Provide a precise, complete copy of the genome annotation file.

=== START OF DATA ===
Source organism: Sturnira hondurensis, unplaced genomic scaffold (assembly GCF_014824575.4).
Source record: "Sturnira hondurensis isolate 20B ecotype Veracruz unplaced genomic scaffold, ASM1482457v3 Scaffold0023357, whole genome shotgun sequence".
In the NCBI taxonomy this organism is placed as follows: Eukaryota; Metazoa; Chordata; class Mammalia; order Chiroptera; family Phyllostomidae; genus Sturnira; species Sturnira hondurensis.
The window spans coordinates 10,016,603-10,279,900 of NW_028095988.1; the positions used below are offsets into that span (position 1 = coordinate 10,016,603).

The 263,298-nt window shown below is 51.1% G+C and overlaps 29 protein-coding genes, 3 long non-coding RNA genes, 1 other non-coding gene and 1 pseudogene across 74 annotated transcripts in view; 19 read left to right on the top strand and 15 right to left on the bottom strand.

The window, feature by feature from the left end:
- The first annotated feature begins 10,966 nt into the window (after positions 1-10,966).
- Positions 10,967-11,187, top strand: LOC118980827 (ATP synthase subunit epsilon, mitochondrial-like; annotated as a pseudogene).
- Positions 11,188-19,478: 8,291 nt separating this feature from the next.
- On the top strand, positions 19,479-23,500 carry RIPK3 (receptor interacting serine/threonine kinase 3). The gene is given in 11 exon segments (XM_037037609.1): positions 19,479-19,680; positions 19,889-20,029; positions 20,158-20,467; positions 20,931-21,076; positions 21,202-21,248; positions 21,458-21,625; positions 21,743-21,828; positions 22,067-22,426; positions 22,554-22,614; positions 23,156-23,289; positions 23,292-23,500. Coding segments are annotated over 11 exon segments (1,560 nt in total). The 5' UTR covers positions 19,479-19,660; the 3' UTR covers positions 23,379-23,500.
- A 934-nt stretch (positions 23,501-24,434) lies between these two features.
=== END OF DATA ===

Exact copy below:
Source organism: Sturnira hondurensis, unplaced genomic scaffold (assembly GCF_014824575.4).
Source record: "Sturnira hondurensis isolate 20B ecotype Veracruz unplaced genomic scaffold, ASM1482457v3 Scaffold0023357, whole genome shotgun sequence".
In the NCBI taxonomy this organism is placed as follows: Eukaryota; Metazoa; Chordata; class Mammalia; order Chiroptera; family Phyllostomidae; genus Sturnira; species Sturnira hondurensis.
The window spans coordinates 10,016,603-10,279,900 of NW_028095988.1; the positions used below are offsets into that span (position 1 = coordinate 10,016,603).

The 263,298-nt window shown below is 51.1% G+C and overlaps 29 protein-coding genes, 3 long non-coding RNA genes, 1 other non-coding gene and 1 pseudogene across 74 annotated transcripts in view; 19 read left to right on the top strand and 15 right to left on the bottom strand.

The window, feature by feature from the left end:
- The first annotated feature begins 10,966 nt into the window (after positions 1-10,966).
- Positions 10,967-11,187, top strand: LOC118980827 (ATP synthase subunit epsilon, mitochondrial-like; annotated as a pseudogene).
- Positions 11,188-19,478: 8,291 nt separating this feature from the next.
- On the top strand, positions 19,479-23,500 carry RIPK3 (receptor interacting serine/threonine kinase 3). The gene is given in 11 exon segments (XM_037037609.1): positions 19,479-19,680; positions 19,889-20,029; positions 20,158-20,467; positions 20,931-21,076; positions 21,202-21,248; positions 21,458-21,625; positions 21,743-21,828; positions 22,067-22,426; positions 22,554-22,614; positions 23,156-23,289; positions 23,292-23,500. Coding segments are annotated over 11 exon segments (1,560 nt in total). The 5' UTR covers positions 19,479-19,660; the 3' UTR covers positions 23,379-23,500.
- A 934-nt stretch (positions 23,501-24,434) lies between these two features.